MGM and their Canadian property development partner Cadillac Fairview are the frontrunners for rights to the Toronto casino. Records show the group has been extensively lobbying city councilors throughout February, and are expected to continue fighting for the casino rights through March.
MGM unveiled designs for a gaming entertainment complex near the end of February, which propose a revitalization of the Toronto waterfront at Exhibition Place. Councilors on Rob Ford’s executive sub-committee have been shown design models of MGM’s plans as part of the organization’s lobbying efforts. Included in the designs was space for retail outlets and a hotel, as well as a new GO station stop in Liberty Village located nearby Exhibition Place. The executive sub-committee will vote on the casino proposal in the middle of March, while the entire city council will have final say in April.
Ford’s sub-committee is expected to approve the casino. The mayor has made no secret of his support for the OLG gaming modernization strategy, and has contributed to lobbying efforts by promoting the Toronto casino on his radio show. The sub-committee was hand-picked by Ford, and the majority of councilors on the committee are loyal to the mayor – suggesting opposition will be miniscule at best.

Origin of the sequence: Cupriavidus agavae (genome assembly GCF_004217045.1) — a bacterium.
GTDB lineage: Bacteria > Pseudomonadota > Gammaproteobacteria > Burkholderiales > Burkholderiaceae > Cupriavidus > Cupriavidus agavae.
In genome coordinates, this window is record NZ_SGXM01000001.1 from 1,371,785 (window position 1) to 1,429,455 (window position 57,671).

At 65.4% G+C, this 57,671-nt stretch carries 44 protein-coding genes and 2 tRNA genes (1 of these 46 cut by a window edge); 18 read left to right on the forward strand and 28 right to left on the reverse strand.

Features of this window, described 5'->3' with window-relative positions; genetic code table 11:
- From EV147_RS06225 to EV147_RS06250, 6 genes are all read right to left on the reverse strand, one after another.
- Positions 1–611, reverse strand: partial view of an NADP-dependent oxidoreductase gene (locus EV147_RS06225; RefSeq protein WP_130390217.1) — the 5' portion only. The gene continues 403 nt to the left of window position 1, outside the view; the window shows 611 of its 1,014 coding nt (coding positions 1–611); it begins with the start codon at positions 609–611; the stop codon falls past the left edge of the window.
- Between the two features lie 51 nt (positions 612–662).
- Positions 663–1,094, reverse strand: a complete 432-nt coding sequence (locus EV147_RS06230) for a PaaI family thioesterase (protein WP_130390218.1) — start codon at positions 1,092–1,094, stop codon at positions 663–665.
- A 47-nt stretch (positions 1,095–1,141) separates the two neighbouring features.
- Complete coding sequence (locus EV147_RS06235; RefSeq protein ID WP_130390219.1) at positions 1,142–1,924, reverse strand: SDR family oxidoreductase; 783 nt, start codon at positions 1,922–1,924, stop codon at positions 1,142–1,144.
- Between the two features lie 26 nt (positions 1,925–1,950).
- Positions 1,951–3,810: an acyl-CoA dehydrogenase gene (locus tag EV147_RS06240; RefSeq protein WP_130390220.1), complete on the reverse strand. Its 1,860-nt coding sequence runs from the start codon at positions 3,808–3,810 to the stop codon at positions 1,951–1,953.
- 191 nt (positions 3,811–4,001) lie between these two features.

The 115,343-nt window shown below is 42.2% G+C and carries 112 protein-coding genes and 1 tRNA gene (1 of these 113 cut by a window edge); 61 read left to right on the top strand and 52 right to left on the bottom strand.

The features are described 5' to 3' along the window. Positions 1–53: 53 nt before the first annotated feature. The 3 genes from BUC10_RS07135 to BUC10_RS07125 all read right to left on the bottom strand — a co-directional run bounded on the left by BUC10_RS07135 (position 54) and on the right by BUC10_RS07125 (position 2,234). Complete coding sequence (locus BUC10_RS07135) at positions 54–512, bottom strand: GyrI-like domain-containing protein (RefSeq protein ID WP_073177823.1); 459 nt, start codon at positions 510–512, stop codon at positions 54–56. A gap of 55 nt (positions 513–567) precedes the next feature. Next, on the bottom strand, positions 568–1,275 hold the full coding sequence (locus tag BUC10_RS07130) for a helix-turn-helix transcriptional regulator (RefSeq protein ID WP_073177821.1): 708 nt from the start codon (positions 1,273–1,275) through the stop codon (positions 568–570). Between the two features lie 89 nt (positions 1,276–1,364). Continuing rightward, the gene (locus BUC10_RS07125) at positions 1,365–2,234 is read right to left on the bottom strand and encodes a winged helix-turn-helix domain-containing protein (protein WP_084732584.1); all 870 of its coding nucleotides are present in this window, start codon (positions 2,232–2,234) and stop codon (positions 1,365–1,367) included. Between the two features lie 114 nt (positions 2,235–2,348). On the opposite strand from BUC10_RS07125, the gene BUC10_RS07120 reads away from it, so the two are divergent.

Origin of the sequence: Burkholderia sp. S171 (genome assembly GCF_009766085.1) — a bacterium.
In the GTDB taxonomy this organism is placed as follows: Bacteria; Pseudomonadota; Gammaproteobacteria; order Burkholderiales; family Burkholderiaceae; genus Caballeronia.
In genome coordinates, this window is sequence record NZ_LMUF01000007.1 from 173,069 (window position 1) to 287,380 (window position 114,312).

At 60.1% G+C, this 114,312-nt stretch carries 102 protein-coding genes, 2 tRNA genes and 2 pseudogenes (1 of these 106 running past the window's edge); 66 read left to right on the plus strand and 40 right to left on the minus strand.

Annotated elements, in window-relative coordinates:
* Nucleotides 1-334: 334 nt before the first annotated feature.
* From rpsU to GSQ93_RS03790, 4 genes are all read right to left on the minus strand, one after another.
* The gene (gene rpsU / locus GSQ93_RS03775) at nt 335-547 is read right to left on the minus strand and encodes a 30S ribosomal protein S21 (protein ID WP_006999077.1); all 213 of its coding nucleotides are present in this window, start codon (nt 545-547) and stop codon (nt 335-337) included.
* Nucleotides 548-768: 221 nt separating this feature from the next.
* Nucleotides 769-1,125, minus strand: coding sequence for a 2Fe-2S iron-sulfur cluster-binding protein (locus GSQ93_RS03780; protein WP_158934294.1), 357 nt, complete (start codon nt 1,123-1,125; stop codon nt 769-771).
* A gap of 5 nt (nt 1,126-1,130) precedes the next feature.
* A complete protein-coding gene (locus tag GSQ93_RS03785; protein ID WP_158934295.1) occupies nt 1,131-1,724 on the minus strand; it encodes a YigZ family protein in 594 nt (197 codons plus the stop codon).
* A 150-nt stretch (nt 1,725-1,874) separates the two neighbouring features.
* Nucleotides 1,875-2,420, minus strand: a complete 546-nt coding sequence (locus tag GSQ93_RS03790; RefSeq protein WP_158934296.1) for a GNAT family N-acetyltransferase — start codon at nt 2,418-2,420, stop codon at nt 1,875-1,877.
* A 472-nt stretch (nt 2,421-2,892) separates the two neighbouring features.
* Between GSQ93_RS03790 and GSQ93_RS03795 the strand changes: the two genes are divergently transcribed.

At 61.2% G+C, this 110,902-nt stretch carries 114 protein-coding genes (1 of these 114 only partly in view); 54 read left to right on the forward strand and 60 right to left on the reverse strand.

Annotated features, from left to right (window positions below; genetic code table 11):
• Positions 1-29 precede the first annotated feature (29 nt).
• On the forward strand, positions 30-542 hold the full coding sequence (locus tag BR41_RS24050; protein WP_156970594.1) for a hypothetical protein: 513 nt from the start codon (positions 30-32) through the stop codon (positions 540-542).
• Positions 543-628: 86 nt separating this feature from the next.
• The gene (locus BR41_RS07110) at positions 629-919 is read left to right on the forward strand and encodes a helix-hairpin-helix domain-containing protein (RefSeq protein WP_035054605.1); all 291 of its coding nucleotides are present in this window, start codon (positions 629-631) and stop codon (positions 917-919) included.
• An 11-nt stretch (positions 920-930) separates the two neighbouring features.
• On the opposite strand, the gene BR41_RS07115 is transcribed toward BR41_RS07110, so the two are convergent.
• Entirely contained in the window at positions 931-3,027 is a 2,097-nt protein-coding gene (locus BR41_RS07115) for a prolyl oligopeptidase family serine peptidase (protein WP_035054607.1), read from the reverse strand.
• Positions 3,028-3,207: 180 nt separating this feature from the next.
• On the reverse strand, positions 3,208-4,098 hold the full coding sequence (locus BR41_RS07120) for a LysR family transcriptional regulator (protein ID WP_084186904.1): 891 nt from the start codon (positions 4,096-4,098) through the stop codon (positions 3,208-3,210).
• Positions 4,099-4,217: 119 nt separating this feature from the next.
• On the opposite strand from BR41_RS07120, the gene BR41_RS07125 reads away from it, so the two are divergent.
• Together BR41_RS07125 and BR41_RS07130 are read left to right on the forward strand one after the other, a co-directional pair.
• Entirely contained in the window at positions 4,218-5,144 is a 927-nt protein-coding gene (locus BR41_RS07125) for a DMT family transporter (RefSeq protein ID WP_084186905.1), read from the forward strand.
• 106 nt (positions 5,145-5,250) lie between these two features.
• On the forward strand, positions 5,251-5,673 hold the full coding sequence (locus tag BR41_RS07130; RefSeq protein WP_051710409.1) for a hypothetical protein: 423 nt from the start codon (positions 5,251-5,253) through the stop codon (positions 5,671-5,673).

However, Deputy Mayor Doug Holyday who is considered one of Ford’s most crucial allies is concerned that lobbying has gone too far and will unfairly skew the council’s vote.
“I’ve seen lobbyists affect decisions at council before. I know how these things work. People try to be your friend and make it difficult for you to deny their requests.”
Holyday shares concerns with Brian Ashton, President of the CNE, whose fairgrounds would be relocated closer to the now vacant Ontario Place in order to make room for the gaming entertainment centre. Ashton is concerned that the casino would take away business from the annual fair. He wants Ford and other councilors to consider other venues before voting on the OLG and in favour of MGM.